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E-COMMERCE CLINIC: The global marketplace

E-COMMERCE CLINIC: The global marketplace

Does your site have what it takes to make it in the global marketplace? Answer these few short questions to find out:

1) Can non-English speakers understand the information on your site?

2) Do customers know what currency your prices are displayed in?

3) Can visitors find information that is relevant to their geographic location?

If you answered "No" to any of these questions, you may be missing out on global business.

What many companies forget when designing their e-commerce site is that the www in their Web address stands for World Wide Web. Forrester Research predicts that worldwide e-commerce will reach $6.8 trillion in 2004. Of this worldwide population, Australian users account for only 4 per cent. As well, nearly half of the Internet population is from a non-English speaking background.

With figures like these, it's time to get serious about globalising your Web site.

Here are a few ways to make your site more accessible to a global population.

Translating your Web site is not an easy task. The first question is "to machine translate or not to machine translate". In general, this is a cheaper option but until research into artificial intelligence improves, you may find that your new site does not make a huge amount of sense. There are several companies that provide machine translation software. These include Babylon (www.babylon.com), FreeTranslation. com (www.freetranslation.com) and Systran (www.systranet.com).

If you are looking for a more reliable translation, you can't go past the old-fashioned method. Companies like eTranslate (www.etranslate.com) and iLanguage.com (www.ilanguage.com) provide Web site translation services for Web sites.

Once you have finished your multilingual site, don't forget to register it with international language-specific search engines. Some of these include international versions of Alta Vista, and Yahoo!; www.sol.es/(Spanish); www.speedfind.de/ (German); www.goyoyo.com/(Chinese).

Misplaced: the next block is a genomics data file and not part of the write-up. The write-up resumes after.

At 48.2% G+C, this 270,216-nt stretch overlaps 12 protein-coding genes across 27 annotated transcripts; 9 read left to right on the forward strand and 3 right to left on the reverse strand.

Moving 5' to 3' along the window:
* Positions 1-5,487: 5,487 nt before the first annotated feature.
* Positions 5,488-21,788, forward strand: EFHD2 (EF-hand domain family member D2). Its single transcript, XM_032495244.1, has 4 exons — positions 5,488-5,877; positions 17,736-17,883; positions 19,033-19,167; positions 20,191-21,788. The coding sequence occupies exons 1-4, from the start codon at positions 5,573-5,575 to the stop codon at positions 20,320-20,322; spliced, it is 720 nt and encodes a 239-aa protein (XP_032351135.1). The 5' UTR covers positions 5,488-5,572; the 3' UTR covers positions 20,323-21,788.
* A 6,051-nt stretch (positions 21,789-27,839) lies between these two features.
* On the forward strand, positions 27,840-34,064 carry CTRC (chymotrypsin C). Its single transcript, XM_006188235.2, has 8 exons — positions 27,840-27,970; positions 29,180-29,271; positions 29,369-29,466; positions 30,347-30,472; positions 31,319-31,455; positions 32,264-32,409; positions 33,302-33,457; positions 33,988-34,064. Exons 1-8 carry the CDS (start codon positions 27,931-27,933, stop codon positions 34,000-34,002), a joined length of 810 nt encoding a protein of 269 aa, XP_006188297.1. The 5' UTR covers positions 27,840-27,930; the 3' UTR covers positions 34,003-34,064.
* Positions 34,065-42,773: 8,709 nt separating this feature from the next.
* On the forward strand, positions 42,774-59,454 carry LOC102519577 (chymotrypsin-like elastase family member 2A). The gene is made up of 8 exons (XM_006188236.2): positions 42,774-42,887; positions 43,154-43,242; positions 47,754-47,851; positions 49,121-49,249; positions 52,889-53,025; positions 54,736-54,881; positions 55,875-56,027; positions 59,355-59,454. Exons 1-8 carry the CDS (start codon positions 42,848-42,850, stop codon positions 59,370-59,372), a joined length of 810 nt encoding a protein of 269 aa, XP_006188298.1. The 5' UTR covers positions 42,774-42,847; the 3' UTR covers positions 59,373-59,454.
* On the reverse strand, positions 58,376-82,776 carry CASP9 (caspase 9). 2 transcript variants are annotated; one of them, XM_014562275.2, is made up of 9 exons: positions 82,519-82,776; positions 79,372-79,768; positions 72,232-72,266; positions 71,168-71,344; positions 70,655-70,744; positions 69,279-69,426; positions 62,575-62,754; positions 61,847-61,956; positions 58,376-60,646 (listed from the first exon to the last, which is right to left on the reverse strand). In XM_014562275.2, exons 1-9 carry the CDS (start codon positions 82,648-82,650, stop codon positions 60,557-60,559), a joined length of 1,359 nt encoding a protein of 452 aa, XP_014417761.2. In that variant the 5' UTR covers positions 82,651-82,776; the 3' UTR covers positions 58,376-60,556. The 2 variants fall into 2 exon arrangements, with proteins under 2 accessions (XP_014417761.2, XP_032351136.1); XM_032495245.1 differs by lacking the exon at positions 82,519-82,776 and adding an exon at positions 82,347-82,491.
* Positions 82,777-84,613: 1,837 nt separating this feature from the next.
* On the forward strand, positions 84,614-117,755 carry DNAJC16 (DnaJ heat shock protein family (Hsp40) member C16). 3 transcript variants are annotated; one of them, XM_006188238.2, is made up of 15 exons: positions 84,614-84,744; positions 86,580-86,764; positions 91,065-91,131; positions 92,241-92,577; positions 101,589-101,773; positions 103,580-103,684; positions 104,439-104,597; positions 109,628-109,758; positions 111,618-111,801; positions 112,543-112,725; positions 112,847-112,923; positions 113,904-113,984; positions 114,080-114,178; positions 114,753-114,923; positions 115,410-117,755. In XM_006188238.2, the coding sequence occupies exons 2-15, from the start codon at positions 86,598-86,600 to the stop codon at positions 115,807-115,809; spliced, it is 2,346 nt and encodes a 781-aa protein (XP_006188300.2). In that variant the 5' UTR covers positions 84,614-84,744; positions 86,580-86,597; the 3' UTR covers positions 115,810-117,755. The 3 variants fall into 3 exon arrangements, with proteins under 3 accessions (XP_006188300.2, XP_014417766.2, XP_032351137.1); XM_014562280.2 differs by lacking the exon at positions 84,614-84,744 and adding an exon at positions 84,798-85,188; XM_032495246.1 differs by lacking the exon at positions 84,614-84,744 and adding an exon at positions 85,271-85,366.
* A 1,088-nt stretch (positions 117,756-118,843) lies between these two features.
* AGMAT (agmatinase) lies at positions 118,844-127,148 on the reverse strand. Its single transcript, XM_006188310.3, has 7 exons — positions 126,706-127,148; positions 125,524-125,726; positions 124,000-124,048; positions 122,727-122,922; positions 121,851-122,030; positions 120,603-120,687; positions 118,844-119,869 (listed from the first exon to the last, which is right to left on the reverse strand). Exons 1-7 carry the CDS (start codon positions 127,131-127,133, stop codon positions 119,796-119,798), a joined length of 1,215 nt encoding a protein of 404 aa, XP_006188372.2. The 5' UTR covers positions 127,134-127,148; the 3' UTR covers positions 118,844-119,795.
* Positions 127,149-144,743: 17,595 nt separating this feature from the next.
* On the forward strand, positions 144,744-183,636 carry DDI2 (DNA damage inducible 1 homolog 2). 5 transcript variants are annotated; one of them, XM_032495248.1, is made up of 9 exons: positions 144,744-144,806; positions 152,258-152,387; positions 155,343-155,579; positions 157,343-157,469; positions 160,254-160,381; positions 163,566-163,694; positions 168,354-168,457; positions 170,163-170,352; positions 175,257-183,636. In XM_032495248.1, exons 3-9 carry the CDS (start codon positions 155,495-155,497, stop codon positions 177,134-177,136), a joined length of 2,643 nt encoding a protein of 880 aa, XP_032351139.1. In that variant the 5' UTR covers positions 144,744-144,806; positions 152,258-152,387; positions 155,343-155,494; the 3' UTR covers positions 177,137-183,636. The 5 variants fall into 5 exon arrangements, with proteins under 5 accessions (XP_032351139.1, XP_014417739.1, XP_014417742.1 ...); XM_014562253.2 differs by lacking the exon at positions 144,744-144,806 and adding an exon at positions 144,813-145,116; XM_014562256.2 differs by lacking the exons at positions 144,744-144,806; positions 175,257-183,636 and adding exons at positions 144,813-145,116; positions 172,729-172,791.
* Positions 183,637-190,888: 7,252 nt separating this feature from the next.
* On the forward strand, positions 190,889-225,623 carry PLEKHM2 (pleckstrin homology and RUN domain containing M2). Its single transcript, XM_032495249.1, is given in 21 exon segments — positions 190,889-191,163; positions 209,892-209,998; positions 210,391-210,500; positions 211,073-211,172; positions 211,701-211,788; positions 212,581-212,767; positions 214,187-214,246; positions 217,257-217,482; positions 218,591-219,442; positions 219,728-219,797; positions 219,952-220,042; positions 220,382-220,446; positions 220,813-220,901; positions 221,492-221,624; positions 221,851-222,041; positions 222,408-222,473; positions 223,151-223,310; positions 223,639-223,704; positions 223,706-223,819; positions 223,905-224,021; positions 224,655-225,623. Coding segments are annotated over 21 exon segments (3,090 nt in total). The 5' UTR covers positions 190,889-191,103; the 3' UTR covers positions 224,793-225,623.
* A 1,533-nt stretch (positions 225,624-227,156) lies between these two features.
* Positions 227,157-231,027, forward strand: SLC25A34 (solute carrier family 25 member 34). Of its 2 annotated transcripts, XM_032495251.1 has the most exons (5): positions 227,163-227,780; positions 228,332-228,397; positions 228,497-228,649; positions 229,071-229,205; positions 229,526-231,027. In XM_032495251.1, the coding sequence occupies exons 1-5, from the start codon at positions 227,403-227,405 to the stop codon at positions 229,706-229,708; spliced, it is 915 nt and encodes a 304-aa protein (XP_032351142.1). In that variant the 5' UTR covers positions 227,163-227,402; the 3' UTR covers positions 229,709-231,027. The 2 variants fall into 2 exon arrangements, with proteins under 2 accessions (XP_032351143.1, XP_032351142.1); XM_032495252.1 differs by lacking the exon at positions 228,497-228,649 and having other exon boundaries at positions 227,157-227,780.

Registering your domain name internationally has many benefits. Firstly, it allows you to create consistent branding across the globe. For example, if you go to www.amazon.com and www.amazon.co.uk, you will see a consistent look and feel. This allows your good name in one location to be leveraged when entering new markets. It also means that customers around the world become familiar with your company.

Secondly, even if you don't have plans for international expansion just yet, you may have in the future. Registering your domain internationally now is a safeguard against the costly exercise of retrieving pirated domain registration. Domains are registered on a first-come, first-served basis. If another party has a legitimate claim, the name may never be recovered.

I know this will sound a bit paranoid, but how would you feel if you went to your domain overseas and found a rival site, or worse still, a site defaming your company? Not too great I imagine. The third reason for registering international domain names is an exercise in public relations, which stops others putting up sites that are not in the best interest of your company.

To find a registrar that can handle the jurisdiction you are looking for, visit www.icann.com. Remember, that most licences need to be renewed each year and many companies do not give you any warning that your domain is up for renewal.

The easier you make it for a customer to make a purchase the more likely they are to buy from you. You are making it difficult if your customer has to spend time calculating the price in their currency. By displaying prices in multiple currencies you are talking to your customers in a financial language they understand.

To handle foreign currencies, you can set up a multi-currency payment processing service such as Pure Global Pay. This allows you to accept credit card payments from your Web site in many different currencies. Consolidating your global infrastructure can save you the costs of setting up overseas companies, developing banking relationships and having separate payment systems.

To take into account cultural differences between users from different countries it's a great idea to post content that is specifically written for the local audience. This allows you to target your clients by offering special offers, local pricing and relevant news and information.

Amanda Mason is the communications manager for Pure Commerce. Contact her at amandam@pure-commerce.com


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